Is living sustainably a plausible proposition? That’s the crucial question today’s first guest on Sea Change Radio, David MacKay, is trying to answer. MacKay, the Chief Scientific Advisor to the Department of Energy and Climate Change in Great Britain and the author of the seminal work, “Sustainable Energy Without the Hot Air,” is one of the most important figures in the environmental policy field. A physicist and information theorist, MacKay is a master of breaking down the numbers for us all to better assess the planet’s renewable energy options. He discusses his pro-nuclear stance and his advocacy for the development of carbon capture and storage technology, which remains unpopular in many environmental circles. Next, host Alex Wise speaks with the Mayor of Sebastopol, California, Michael Kyes, who has advanced environmental policy in his own way – the small town recently passed an ordinance requiring all new homes to be solar-equipped.
The policy decisions we make today will have an impact on the next hundred years and beyond. It kind of makes you think, what policy decisions from the last century are we dealing with today? This week on Sea Change Radio, we focus on lead, a heavy metal whose regulation was slow to follow the discovery that it was highly toxic. The lag time meant the widespread use of this hazardous element as an ingredient in everyday substances like gasoline and house paint, and a toxic legacy that is still being felt.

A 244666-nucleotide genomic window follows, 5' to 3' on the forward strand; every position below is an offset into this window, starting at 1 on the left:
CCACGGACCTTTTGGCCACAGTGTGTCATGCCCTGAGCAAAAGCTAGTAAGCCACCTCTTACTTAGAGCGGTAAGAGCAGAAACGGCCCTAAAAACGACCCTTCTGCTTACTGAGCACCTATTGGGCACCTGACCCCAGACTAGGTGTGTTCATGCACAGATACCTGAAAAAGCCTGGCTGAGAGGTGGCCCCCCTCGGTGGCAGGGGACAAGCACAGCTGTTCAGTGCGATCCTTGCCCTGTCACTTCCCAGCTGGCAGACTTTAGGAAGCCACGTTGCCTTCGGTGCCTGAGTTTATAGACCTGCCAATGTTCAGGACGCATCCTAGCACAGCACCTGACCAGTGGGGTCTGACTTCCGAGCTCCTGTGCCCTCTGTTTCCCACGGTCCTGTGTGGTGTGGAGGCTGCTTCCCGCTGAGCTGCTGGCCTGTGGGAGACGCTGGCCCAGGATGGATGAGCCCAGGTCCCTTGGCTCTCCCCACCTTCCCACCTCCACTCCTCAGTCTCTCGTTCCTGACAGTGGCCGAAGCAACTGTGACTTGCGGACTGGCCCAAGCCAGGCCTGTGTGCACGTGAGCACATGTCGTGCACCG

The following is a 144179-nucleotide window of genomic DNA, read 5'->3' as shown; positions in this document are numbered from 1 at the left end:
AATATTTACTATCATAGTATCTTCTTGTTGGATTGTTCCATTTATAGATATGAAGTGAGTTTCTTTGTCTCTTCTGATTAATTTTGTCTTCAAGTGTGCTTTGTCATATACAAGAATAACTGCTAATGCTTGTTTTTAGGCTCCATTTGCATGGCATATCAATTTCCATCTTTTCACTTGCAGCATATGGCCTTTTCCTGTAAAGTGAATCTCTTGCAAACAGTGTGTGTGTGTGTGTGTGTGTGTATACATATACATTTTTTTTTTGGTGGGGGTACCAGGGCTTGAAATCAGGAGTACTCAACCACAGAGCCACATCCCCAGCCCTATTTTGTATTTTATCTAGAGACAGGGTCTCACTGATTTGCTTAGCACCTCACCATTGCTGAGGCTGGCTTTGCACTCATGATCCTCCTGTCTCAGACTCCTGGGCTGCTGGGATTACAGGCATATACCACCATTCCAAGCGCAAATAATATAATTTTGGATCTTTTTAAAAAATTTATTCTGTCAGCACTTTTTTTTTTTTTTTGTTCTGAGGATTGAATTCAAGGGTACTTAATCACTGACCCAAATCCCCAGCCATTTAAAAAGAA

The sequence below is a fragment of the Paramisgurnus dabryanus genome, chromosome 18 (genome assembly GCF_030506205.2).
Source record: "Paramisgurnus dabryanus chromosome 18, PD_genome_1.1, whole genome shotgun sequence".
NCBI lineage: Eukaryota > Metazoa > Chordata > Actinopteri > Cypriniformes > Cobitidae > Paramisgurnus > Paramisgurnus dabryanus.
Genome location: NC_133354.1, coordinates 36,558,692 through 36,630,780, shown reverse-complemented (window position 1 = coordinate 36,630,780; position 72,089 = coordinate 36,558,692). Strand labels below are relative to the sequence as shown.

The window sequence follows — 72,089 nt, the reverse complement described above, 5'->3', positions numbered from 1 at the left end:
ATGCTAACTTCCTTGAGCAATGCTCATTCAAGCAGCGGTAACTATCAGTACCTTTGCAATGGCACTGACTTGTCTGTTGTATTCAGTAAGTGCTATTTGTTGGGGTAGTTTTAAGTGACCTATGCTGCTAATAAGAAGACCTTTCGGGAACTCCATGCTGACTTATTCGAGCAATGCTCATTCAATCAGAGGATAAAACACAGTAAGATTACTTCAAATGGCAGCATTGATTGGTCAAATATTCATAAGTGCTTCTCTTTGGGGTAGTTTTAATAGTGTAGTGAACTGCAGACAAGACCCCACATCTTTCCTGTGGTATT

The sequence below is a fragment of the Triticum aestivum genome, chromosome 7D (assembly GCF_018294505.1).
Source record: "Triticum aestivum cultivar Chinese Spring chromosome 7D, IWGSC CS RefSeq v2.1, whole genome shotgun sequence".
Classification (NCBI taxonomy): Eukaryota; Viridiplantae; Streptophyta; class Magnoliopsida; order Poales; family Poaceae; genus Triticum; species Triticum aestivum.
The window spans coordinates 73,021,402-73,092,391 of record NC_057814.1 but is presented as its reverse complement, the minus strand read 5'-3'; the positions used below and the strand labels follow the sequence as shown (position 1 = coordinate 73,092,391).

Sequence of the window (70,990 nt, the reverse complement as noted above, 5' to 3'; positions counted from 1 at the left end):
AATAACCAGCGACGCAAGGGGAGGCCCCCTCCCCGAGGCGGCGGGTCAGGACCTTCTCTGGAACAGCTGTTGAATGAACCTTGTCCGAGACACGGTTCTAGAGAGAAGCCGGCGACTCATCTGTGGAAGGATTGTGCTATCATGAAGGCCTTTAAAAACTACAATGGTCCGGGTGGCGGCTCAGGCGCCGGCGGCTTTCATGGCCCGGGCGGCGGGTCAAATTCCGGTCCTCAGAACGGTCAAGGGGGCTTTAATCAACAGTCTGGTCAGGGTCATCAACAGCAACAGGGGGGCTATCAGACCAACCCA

First, host Alex Wise speaks to Mother Jones political writer Kevin Drum, who’s recently published a set of high-profile articles suggesting a link between lead levels in our environment and crime rates. Then, we hear from Alex’s sister, Sarah Hess, who shares her personal story of lead exposure and how it inspired her to become a community advocate for safe and lead-free playgrounds.
How do we advance sustainable practices in a world driven by the profit motive? Public policy that mandates the use of renewables by private companies is one way. Not surprisingly, though, this sort of approach is often blockaded by those private interests. This week on Sea Change Radio, host Alex Wise talks with Ezra Garrett, the Chief Sustainability Officer from Pacific Gas and Electric, or PG&E, a private company that appears to be getting out of the way of sustainability advocates. This is no small matter, given that PG&E has a veritable monopoly in California, the nation’s most populous state. We hear from Mr. Garrett about PG&E’s track record on sustainability, what they are doing to get to the mandated threshold of 33% renewables within the next seven years, and whether they feel more comfortable backing policy or backing off from politics altogether.
The Carbon Tracker Initiative and the Carbon Disclosure Project are two ongoing, vital efforts to help us better understand how much fossil fuels and greenhouse gasses companies are emitting. First, host Alex Wise speaks to Sea Change Radio co-founder Bill Baue who explains how the projects work and what needs to happen to act on the findings of these organizations. Next, we hear from the Research Director of the Carbon Tracker Initiative, James Leaton, to discuss the methodology, impact and real-world application of his team’s work.
*Here’s a link to Bill McKibben’s Rolling Stone piece that was inspired by Leaton’s research.